Aristarik Hubert Maro is the CC Tanzania Public Lead, an executive secretary at the Tanzania Library Association, and a PhD candidate at University Dar es Salaam.
Download photo of Aris. (Photo credit: Sebastiaan ter Burg)
This story was prepared from an interview conducted in advance of the Humans of the Commons listening lounge at the 2018 Creative Commons Summit in Toronto, Canada. To learn more and listen to other interviews in this series visit Loup.Design/Commons.
I was part of the team that founded Creative Commons in Tanzania. Since that time, we’ve created a large network and come to know so many people. To me, that’s the greatest strength of my involvement with CC; I’ve gotten to connect not only with people from Tanzania, but also people from around the world.
I now have friends in places like South Africa, Kenya, Nigeria – and colleagues in South Korea and Canada, where I attended previous summits. If it weren’t for Creative Commons, I wouldn’t have met these people. The success is the power of networking.
Creative Commons has become a big part of my life, especially when I’m talking about issues of shared data and licenses. That’s why I’ve decided to focus my PhD research on Creative Commons licenses. And why it’s a big honor for me to be able to represent Tanzania at the Creative Commons Summit in Toronto.
Librarians as “masters of learning”
When I first started organizing trainings and events about Creative Commons, people wondered: “Why is this librarian talking about sharing and licenses and the like?” Most people used to think that librarianship was just about books, books, books. But today, Creative Commons has helped people perceive librarianship as part and parcel of technology.
Creative Commons has helped me change people’s perceptions about librarianship in the country.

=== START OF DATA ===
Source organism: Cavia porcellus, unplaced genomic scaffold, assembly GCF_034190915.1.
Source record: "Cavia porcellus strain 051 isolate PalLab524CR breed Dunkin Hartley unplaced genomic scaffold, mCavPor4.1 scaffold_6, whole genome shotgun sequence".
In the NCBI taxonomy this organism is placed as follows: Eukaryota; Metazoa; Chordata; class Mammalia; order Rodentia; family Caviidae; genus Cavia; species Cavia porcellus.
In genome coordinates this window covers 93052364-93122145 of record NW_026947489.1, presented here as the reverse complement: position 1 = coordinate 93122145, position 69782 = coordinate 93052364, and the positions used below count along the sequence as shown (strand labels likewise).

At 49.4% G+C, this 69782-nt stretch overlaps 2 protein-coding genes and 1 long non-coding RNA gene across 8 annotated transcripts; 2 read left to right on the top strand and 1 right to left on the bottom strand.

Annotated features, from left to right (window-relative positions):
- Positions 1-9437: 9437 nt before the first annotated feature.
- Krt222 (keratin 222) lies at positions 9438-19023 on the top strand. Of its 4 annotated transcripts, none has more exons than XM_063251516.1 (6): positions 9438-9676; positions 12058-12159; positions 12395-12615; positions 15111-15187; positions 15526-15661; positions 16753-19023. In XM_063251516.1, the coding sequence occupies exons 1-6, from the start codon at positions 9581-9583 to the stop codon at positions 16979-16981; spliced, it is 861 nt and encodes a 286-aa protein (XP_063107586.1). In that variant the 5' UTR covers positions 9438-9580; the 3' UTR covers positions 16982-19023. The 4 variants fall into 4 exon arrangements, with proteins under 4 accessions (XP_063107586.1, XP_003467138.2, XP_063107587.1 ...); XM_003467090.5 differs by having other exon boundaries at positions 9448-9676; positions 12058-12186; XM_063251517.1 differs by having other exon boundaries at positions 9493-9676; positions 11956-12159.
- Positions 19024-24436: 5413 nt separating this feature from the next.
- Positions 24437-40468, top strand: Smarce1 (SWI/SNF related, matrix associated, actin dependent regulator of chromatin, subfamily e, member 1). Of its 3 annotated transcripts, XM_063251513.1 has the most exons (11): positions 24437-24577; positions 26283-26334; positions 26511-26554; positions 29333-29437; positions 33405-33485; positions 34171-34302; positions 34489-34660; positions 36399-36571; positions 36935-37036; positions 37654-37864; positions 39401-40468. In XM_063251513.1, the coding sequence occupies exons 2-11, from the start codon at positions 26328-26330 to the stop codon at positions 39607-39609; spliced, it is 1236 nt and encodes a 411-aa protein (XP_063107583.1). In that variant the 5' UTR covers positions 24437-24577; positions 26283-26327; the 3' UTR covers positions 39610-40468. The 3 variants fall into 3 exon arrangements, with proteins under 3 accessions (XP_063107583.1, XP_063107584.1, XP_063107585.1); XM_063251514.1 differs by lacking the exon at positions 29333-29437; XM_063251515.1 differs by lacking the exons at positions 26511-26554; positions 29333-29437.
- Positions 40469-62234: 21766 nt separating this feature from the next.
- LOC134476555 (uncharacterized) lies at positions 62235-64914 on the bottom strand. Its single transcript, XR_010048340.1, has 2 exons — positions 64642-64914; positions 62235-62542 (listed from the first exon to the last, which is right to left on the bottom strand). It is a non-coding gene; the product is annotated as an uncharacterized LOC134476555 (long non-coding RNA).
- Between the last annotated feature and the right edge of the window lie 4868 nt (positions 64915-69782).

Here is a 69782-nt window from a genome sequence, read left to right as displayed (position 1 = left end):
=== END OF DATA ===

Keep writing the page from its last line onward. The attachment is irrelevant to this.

You can’t separate librarianship today – or library teaching or information science – from technology. People are coming to realize that libraries are where this knowledge is stored, and that if you want to access knowledge on just about anything, whether through old technologies or new, the library can provide that.
This is all about sharing. Librarians are becoming more like “masters of learning.” And if you empower librarians with high-tech skills, it’s a completely different story. This is the direction we are going. My work with CC has helped bring us to that level.
Sharing local knowledge and skills globally
One of the biggest challenges we face in Tanzania is knowledge around how best to utilize technology – especially when technology is moving and changing so fast. Each night when you go to sleep, you wake up to find that everything you knew has changed completely. This has been the biggest challenge in my work: getting people access to the knowledge and know-how they need when the pace of change is so fast.
You cannot talk about a better world today without talking about technology, and about the sharing of technology.
One of the greatest challenges to the Commons that I see is understanding of the licenses by the majority of the African continent. If we are able to reach out to all of the creators – the artists, the musicians, the writers – in the grassroots, in different places, in the rural areas, that will be a great opportunity for Creative Commons.
I want to ensure we aren’t leaving out the potential creators and creative people in the grassroots. There are so many new platforms where we can share their viewpoints and demonstrate their skills and knowledge. Creative Commons has a big part to play to make sure that all of the achievement of these people, their creativity and skills, can be shared globally. We need to reach out to ensure African knowledge and skills are shared globally.
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